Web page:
McDonald's Japan forecasts deeper losses
April 16, 2015
by Erica Shaffer
McDonald's Japan initiates massive restructuring plan after food safety scandals and product shortages bit into the company's earnings forecast.
TOKYO – A bleak earnings forecast for McDonald’s Holdings Co. Japan has the unit of McDonald’s Corp. taking a hard look at its business. The company expects an operating loss of 25 billion yen ($210 million) and consolidated net income loss of 38 billion yen for ($319 million) fiscal 2015.
McDonald’s Japan is struggling to regain consumers’ trust after a series of food safety problems. McDonald's Japan was one of several quick service restaurant chains impacted by alleged food safety issues involving a Chinese supplier. The company faced more adversity when customers began finding foreign matter in McDonald's food. A customer at a McDonald's in Osaka found a human tooth in an order of french fries. Headwinds from intense competitive pressure have compounded the company’s financial problems.
“We accept responsibility for recent results and the disappointing forecast; so to reflect this, we have decided to reduce remuneration of our representative director and president by 20 percent, our representative director by 15 percent and by 10 percent for board members who are still with the company and were on the board in 2014 for six months,” the company said in its earnings forecast.
McDonald’s Japan has implemented a Business Revitalization Plan in hopes of a turn-around by fiscal 2016. The plan includes significant initiatives centered on food safety and customer service and the company's business structure.
McDonald’s Japan pledged to keep food safety and quality its number one priority as the company strives to regain trust among customers and stakeholders. Customer-focused initiatives currently underway include a new set menu that supports customization and wider variety; new Happy Meal options; a new personalized digital loyalty program with coupons; and a mobile app that collects real-time feedback from customers.
The company also announced plans to close underperforming restaurants while renovating other locations.
“Presently, only 25 percent of our restaurants fit our vision of a Modern Burger Restaurant; we plan to remodel approximately 2,000 restaurants aiming to have 90 percent of our restaurants upgraded to modern within four years,” the company said. “In 2015, we are targeting to remodel approximately 500 restaurants located in food courts or shopping malls.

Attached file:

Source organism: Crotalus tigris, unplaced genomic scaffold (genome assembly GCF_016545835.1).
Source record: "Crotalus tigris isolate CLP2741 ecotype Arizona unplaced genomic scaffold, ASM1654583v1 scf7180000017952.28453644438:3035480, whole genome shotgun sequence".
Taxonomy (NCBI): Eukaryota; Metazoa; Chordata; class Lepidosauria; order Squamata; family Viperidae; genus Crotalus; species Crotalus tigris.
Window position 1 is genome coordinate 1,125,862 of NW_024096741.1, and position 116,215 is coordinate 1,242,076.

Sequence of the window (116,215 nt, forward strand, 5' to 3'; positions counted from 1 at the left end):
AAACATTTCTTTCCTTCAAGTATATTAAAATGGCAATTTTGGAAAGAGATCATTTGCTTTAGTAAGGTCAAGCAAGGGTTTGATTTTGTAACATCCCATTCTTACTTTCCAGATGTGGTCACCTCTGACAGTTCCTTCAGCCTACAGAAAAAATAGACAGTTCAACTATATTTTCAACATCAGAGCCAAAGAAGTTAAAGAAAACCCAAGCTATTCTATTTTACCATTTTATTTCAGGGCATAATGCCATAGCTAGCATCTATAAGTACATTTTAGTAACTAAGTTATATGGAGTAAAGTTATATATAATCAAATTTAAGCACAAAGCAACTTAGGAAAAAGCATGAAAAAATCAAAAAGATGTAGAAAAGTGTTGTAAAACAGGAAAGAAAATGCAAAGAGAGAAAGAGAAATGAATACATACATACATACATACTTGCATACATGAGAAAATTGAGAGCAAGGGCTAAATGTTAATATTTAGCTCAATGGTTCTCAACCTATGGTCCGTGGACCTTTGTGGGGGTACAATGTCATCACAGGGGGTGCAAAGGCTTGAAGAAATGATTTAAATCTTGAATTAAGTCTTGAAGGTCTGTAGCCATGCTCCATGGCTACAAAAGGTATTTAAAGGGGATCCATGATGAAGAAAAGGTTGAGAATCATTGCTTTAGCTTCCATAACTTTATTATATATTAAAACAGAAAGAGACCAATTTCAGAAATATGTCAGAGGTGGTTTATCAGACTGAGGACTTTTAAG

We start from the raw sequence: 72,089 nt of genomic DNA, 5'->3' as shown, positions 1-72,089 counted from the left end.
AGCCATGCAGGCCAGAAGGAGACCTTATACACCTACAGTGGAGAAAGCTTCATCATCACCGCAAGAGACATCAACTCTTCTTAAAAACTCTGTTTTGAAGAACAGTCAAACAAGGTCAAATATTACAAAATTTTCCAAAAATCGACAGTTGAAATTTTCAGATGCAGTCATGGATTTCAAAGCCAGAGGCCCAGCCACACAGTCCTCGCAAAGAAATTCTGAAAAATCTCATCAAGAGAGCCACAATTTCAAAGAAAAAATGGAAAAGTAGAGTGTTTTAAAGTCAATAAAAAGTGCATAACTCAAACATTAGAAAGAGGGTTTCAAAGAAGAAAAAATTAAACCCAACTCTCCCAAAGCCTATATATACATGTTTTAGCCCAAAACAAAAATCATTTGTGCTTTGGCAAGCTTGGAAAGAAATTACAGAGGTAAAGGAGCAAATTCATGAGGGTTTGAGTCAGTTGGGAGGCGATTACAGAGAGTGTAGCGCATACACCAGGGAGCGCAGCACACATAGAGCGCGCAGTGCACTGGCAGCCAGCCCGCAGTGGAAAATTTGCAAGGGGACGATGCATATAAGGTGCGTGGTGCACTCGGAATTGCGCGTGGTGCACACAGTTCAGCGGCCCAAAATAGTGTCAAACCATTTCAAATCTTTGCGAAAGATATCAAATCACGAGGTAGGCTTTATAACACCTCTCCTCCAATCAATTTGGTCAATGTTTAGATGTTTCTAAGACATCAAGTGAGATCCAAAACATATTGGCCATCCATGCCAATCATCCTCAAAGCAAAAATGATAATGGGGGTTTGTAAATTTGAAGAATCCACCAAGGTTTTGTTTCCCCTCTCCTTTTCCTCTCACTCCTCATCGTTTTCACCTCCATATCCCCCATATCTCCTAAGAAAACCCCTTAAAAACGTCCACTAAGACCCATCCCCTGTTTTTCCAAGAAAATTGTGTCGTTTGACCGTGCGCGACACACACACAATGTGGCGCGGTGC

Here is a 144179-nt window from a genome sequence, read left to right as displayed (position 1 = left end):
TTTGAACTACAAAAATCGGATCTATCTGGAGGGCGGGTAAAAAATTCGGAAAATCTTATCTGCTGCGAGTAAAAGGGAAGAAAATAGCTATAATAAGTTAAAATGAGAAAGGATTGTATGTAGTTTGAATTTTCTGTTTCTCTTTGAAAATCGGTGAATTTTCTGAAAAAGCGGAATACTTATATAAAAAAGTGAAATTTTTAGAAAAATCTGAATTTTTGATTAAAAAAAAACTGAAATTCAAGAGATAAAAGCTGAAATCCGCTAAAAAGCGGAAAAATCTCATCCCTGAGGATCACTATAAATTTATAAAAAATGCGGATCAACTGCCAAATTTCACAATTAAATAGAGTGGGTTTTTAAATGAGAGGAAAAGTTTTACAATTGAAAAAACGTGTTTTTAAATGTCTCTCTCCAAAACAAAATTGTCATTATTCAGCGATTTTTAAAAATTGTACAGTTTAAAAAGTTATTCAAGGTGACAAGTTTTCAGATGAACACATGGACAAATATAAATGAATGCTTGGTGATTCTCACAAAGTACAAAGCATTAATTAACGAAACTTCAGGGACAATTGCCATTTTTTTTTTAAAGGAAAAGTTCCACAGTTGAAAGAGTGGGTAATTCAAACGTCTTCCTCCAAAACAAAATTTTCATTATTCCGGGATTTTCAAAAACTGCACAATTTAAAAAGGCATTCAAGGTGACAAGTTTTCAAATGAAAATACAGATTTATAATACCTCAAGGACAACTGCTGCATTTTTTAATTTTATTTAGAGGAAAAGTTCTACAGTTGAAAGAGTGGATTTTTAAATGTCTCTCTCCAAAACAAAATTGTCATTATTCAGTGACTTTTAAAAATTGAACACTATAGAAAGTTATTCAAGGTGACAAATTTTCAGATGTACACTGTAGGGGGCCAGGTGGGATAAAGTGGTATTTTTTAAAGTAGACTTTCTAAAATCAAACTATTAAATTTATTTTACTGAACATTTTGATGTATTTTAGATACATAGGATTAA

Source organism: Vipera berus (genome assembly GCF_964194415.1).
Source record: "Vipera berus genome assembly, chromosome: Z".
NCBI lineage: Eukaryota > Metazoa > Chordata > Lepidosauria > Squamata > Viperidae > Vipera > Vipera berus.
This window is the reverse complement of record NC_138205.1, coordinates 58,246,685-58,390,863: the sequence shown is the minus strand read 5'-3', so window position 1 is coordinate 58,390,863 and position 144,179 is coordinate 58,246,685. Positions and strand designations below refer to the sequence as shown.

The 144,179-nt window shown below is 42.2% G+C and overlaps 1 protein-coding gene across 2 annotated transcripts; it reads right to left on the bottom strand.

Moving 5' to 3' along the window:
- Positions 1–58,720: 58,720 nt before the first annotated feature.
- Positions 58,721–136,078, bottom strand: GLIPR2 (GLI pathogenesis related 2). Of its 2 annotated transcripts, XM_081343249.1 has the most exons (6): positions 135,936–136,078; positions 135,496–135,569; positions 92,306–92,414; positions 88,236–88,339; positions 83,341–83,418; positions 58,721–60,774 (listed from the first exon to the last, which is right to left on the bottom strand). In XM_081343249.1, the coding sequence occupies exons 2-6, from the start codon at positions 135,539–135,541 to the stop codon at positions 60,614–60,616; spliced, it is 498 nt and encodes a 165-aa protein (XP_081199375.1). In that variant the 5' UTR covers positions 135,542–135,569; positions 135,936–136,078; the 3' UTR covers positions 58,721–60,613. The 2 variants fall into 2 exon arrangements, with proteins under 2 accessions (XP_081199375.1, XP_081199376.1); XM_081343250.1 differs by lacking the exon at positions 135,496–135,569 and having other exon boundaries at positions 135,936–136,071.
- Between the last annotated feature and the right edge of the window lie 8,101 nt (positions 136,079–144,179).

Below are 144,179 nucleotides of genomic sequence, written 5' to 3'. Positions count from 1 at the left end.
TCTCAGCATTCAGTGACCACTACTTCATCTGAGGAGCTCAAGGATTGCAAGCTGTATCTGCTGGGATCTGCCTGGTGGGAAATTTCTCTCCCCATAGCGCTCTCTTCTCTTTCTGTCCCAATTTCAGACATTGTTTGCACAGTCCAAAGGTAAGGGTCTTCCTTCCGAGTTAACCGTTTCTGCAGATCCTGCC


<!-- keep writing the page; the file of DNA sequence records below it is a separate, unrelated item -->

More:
“In addition, we will close 131 underperforming restaurants this year that have no long-term growth potential, and will reallocate resources resulting from the strategic closures to invest in remodeling restaurants with greater growth potential.”
“Big M” vs. “Little M”
Marketing, finance and human resources will no longer be the sole domain of “Big M” which executes broad-scale national business functions such as menu development and national marketing plans. McDonald’s Japan’s revitalization plan calls for the company to localize its business structure by focusing on “Little M” activities rooted at the restaurant and community level. To address this, the company is creating regional headquarters.
McDonald's Japan hopes to be profitable in 2016 following restructuring and remodel plans.
“We will reorganize McDonald’s Japan into three regions. Each region will have business functions such as marketing, HR and finance, and have full business execution responsibility for their region, which will enable each region to reduce the layers within organization and to implement activities rooted in the local community and customers,” the company explained. “Also, we will further strengthen marketing activities to meet the demands of the local communities and customers.”
Finally, McDonald’s Japan is targeting cost improvements and resource efficiency. The company said it will shift resources to remodeling existing stores from new store openings. Additionally, the company expects to save 2.4 billion yen ($20.1 million) per year through restaurant closures. McDonald's Japan also identified more than 12 billion yen ($107 million) in cost saving potentials across food and paper, logistics and labor.
“To maximize the effect of the regional HQ structure, we will review and reprioritize the HQ functions and operations and will put the right people into the right jobs,” the company said. “This involves the offering of voluntary early retirement packages to approximately 100 permanent positions in our Tokyo HQ and the field.”
“We expect to post a huge loss for FY2015 impacted by non-recurring one-time cost and investments associated with the above-mentioned Business Revitalization Plan,” the company concluded. “However, by executing this Business Revitalization Plan, we expect to return to profitability in FY2016.”